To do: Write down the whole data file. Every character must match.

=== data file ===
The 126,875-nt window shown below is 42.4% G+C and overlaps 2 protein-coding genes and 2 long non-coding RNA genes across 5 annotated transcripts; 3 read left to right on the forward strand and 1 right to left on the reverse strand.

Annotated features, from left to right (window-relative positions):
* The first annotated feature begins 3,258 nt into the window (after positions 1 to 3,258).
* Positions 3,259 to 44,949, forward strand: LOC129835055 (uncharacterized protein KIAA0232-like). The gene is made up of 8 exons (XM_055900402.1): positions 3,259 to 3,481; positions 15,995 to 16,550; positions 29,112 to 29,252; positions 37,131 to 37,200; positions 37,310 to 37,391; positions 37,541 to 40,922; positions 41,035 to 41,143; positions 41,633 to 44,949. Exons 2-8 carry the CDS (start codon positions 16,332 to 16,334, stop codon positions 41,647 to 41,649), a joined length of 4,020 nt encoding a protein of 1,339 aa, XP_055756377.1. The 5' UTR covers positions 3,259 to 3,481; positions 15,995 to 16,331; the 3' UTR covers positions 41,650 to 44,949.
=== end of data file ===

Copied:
The 126,875-nt window shown below is 42.4% G+C and overlaps 2 protein-coding genes and 2 long non-coding RNA genes across 5 annotated transcripts; 3 read left to right on the forward strand and 1 right to left on the reverse strand.

Annotated features, from left to right (window-relative positions):
* The first annotated feature begins 3,258 nt into the window (after positions 1 to 3,258).
* Positions 3,259 to 44,949, forward strand: LOC129835055 (uncharacterized protein KIAA0232-like). The gene is made up of 8 exons (XM_055900402.1): positions 3,259 to 3,481; positions 15,995 to 16,550; positions 29,112 to 29,252; positions 37,131 to 37,200; positions 37,310 to 37,391; positions 37,541 to 40,922; positions 41,035 to 41,143; positions 41,633 to 44,949. Exons 2-8 carry the CDS (start codon positions 16,332 to 16,334, stop codon positions 41,647 to 41,649), a joined length of 4,020 nt encoding a protein of 1,339 aa, XP_055756377.1. The 5' UTR covers positions 3,259 to 3,481; positions 15,995 to 16,331; the 3' UTR covers positions 41,650 to 44,949.